Although the initiative is more exploratory and is expected to have a fluid agenda moving forward, it works both ways. Andrew says hearing the views of young people on the development issues facing Birmingham, and tapping into their passion and creativity, has been genuinely rewarding for the professionals involved.

What has impressed him most is just how capable the young attendees are in quizzing built environment professionals about their design decisions. Especially now they realise that they have a voice and that the professionals really want to hear from them, and how passionate that tends to make them.

One of the high points for the group over this first year was when five of them were invited to RIBA West Midlands Awards ceremony. One young member of the council was subsequently invited to join the judging panel – surely the youngest person to ever sit on a RIBA Awards panel.

Events to come include a visit to London this summer to meet Metropolitan Workshop and a tour of the emerging area redevelopment Elephant Park, hosted by developer Lendlease, who is also the developer of Birmingham’s Smithfield.

The design council’s first year will end with a presentation by its young attendees to elected members in Birmingham’s council chamber on what they would like to see happening in the city. Andrew says this will give them exposure to the political side of the built environment.

Two teenagers discuss design and the built environment during one of the council's away days. (Photo: Birmingham City Council)

What's next for the Young Person's Design Council?

The make-up of the council is not fixed - attendees are encouraged to invite other interested young people to come along to discussions and visits. In fact, Fuller hopes that some members of this year’s group will stay on to help steer the council’s future direction, because the whole idea is that young people are given the opportunity to help shape the city.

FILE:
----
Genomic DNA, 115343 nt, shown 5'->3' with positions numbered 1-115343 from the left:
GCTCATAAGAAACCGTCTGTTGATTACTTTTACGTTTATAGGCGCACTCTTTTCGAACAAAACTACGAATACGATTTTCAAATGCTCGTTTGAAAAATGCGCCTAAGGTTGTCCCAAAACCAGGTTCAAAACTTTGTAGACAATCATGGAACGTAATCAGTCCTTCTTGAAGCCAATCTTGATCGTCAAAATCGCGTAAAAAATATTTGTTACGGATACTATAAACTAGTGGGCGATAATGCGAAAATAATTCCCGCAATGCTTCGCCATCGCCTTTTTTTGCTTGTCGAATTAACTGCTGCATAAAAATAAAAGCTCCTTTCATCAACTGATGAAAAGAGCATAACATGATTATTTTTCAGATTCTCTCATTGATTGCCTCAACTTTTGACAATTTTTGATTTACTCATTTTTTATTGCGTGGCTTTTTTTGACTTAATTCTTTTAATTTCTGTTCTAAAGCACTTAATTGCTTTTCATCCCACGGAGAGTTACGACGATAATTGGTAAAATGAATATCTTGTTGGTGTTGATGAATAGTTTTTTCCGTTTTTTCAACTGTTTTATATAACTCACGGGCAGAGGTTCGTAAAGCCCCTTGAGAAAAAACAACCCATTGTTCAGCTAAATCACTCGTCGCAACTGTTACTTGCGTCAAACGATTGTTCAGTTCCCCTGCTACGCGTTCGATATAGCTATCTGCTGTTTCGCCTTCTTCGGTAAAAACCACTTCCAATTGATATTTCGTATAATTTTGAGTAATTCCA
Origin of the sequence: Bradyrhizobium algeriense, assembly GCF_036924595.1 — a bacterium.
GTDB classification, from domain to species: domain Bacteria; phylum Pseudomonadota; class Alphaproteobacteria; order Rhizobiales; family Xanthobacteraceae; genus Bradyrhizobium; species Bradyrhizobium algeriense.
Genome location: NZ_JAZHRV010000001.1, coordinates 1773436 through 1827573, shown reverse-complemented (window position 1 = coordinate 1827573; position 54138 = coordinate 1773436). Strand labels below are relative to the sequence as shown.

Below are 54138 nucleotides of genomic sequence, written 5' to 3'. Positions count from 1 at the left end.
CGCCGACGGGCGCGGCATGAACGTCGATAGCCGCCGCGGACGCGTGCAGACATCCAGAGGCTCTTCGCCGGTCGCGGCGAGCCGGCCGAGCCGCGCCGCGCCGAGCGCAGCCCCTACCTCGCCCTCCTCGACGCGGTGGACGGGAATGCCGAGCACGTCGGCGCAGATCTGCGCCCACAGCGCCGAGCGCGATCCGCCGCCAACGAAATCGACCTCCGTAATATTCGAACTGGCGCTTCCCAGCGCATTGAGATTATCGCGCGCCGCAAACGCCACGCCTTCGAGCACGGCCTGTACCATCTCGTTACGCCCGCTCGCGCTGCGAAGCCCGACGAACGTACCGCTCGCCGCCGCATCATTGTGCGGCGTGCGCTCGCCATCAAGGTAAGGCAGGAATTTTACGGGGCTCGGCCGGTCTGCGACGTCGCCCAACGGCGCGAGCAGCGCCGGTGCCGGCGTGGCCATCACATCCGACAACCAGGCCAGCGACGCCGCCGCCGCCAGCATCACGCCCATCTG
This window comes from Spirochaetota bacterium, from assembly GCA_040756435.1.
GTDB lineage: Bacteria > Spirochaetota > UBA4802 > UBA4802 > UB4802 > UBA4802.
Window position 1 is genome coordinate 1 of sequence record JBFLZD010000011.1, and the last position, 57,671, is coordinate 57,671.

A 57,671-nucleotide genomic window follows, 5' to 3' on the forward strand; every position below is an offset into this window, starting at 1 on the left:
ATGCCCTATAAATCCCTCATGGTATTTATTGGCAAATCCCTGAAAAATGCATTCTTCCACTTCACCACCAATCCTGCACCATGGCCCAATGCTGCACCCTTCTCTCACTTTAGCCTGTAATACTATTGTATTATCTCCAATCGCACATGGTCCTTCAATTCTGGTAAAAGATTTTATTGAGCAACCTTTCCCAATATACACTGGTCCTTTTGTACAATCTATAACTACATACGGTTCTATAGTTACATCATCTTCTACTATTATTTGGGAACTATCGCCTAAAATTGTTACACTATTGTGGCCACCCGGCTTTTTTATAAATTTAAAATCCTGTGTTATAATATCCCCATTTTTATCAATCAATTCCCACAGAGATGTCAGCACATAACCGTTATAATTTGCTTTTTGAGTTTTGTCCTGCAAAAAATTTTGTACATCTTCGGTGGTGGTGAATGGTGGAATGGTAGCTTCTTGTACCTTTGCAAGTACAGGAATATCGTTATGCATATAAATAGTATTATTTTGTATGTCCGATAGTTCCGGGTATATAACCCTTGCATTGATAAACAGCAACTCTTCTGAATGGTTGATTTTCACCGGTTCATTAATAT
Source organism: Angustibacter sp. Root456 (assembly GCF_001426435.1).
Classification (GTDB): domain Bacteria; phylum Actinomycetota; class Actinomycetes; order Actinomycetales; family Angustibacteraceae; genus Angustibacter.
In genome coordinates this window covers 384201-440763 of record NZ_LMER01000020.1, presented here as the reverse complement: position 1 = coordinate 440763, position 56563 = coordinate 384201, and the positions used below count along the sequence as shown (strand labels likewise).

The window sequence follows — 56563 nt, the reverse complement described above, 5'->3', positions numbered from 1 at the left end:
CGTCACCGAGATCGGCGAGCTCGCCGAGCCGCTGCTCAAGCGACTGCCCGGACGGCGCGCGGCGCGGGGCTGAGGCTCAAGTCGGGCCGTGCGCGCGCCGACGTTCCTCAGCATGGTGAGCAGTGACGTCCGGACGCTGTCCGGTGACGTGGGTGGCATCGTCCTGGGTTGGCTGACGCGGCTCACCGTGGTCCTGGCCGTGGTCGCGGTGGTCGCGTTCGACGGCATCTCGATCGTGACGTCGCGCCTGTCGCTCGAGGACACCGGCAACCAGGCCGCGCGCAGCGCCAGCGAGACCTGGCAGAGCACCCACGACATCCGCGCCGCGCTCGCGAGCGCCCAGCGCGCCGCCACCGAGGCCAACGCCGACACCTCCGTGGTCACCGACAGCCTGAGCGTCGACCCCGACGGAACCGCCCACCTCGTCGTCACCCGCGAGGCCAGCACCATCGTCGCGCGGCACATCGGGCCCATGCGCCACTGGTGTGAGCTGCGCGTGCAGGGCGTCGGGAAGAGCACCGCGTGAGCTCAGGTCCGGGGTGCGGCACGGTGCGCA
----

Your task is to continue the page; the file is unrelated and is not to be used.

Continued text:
Going forward, the agenda could include sustainability, safety, conservation and preserving design landmarks or strategic planning for the bigger picture. It should be up to them.

Andrew also wonders whether he and this team have hit upon a model that could be rolled out in different parts of the country. He has no doubt that other cities have young people who would like their voices to be heard, and who might have their own passions awakened.

Thanks to Andrew Fuller, City Design Manager, Birmingham City Council.

Text by Neal Morris. This is a Professional Feature edited by the RIBA Practice team. Send us your feedback and ideas.

RIBA Core Curriculum topic: Business, clients and services.

As part of the flexible RIBA CPD programme, professional features count as microlearning. See further information on the updated RIBA CPD core curriculum and on fulfilling your CPD requirements as a RIBA Chartered Member.